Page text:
With all the next-gen consoles and new releases coming out, it can be easy to forget about the video games that started the gaming industry and transformed into the juggernaut it is today. Gamers everywhere now have a way to experience classic games such as Defender, Frogger, Tron, and Centipede all from the comfort of their web browsers.
“The game collection ranges from early "bronze-age" videogames, with black and white screens and simple sounds, through to large-scale games containing digitized voices, images and music,” a posting on the site says. “Most games are playable in some form, although some are useful more for verification of behavior or programming due to the intensity and requirements of their systems.”
There are a few of titles, however, that have some issues, such as broken scaling and control problems.Regardless, most of the games are a joy to play and are sure to transport many nostalgic gamers back to their childhoods.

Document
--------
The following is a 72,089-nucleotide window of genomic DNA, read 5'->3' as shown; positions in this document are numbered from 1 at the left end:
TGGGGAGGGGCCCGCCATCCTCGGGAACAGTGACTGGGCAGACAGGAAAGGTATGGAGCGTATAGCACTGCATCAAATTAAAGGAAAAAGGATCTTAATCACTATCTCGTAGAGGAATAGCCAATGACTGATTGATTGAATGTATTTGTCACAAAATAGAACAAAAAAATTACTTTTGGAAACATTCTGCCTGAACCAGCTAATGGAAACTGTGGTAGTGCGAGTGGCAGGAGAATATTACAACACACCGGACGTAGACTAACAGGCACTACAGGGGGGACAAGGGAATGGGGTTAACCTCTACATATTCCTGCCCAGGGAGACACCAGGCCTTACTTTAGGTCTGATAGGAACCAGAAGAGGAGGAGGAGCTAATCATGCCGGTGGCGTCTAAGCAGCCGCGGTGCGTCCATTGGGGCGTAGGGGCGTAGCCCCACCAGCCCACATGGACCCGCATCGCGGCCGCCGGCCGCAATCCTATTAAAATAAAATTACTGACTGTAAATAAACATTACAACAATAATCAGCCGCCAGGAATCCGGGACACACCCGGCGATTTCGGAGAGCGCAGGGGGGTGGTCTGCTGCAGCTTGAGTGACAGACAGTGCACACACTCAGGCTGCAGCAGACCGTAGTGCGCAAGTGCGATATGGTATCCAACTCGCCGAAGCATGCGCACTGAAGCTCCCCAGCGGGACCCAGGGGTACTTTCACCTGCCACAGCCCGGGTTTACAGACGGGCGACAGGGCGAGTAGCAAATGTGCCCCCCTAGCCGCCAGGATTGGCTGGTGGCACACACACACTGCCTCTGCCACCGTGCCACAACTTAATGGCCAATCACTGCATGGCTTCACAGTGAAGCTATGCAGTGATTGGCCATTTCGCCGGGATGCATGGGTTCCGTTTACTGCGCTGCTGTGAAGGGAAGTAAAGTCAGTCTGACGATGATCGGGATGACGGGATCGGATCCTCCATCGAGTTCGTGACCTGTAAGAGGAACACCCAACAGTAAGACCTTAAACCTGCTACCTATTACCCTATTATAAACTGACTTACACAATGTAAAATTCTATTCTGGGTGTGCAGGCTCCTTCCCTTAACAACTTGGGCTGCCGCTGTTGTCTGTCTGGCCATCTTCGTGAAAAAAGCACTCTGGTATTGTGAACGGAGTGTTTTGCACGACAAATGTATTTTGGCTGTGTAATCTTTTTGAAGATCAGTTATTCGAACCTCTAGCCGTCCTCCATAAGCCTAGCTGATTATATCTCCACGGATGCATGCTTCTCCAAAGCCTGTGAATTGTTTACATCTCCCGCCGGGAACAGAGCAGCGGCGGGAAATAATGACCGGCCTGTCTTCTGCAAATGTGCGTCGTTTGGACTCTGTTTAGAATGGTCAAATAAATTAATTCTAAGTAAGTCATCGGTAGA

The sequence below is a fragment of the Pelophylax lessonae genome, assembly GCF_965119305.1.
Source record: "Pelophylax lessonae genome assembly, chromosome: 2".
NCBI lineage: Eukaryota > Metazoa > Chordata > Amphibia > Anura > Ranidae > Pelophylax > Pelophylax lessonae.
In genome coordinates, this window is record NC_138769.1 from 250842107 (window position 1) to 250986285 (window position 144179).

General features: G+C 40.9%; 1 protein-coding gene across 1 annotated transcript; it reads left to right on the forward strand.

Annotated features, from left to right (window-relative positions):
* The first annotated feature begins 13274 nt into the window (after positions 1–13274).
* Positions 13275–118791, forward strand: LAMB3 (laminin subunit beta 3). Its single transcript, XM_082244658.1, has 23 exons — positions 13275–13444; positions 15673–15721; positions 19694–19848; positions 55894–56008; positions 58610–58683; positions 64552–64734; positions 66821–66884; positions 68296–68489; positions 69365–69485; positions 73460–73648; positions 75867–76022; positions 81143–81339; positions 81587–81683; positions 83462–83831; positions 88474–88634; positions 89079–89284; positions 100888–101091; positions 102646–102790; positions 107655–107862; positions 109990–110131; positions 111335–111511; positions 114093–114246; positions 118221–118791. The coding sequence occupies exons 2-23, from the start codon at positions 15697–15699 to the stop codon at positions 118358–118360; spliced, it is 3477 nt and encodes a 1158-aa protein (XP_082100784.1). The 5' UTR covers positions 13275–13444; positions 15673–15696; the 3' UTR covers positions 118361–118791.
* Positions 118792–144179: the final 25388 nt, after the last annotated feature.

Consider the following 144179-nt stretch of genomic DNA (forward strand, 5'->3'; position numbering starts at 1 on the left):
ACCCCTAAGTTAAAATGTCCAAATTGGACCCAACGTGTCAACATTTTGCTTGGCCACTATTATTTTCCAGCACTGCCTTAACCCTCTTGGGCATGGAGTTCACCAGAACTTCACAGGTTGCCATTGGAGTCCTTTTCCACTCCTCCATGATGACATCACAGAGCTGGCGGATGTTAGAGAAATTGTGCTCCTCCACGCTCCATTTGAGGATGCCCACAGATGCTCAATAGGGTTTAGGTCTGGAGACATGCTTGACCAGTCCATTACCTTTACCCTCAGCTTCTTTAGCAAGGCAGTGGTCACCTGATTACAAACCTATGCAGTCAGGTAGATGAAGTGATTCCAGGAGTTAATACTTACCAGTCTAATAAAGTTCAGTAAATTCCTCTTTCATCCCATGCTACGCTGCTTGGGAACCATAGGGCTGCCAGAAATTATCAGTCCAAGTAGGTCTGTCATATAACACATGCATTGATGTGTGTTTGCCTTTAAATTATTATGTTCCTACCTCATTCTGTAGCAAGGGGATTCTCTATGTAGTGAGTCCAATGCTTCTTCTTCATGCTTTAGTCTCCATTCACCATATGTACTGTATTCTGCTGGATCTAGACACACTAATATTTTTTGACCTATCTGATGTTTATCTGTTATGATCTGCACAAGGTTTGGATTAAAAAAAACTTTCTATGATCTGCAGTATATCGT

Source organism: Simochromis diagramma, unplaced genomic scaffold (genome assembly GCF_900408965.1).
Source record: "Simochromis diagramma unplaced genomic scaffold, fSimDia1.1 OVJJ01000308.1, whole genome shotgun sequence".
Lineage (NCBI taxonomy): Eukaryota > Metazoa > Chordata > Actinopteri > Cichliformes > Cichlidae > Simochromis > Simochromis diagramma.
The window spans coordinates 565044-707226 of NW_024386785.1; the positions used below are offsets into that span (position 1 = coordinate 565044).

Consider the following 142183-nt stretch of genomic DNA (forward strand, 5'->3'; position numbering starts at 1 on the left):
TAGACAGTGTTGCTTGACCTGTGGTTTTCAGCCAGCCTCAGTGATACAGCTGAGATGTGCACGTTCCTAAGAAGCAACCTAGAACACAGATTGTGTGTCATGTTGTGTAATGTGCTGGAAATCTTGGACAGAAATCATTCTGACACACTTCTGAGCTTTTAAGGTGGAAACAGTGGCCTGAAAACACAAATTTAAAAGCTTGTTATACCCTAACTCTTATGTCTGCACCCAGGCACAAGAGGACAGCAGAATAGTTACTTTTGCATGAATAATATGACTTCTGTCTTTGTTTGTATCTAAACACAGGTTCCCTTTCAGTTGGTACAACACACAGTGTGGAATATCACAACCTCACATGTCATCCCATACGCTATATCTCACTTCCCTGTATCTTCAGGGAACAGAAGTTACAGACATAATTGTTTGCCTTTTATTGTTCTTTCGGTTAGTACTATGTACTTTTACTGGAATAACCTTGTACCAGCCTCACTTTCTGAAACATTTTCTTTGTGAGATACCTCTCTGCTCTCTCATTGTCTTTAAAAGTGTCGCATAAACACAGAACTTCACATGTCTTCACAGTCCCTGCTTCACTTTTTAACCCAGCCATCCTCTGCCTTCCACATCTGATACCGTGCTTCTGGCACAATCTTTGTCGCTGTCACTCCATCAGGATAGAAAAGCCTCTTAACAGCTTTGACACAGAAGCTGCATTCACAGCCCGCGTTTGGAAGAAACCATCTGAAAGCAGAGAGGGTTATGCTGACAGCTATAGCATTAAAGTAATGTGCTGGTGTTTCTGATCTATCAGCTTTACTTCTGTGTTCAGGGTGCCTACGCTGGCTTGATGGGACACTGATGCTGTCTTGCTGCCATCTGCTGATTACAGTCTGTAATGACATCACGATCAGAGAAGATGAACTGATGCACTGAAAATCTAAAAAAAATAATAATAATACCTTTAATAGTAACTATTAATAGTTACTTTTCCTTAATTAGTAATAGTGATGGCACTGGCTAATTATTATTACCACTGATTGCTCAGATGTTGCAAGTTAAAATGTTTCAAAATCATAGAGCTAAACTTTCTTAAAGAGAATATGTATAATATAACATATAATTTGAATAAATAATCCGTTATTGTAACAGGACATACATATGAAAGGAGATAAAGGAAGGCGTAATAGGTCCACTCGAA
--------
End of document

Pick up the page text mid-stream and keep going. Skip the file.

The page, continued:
“In the right browser, on a speedy machine, it almost feels perfect,” Scott wrote in a blog post.
Scott also hopes that fans of the games will go further than being drawn to their old favorites and trying out new titles.
“And my hope is that a handful, a probably tiny percentage, will begin plotting out ways to use this stuff in research, in writing, and remixing these old games into understanding their contexts,” Scott wrote. “Time will tell.”
Remembering where video games have come from is invaluable to paving the future of the industry. Jason Scott and his developers have done their part in helping to remind gamers how it all started.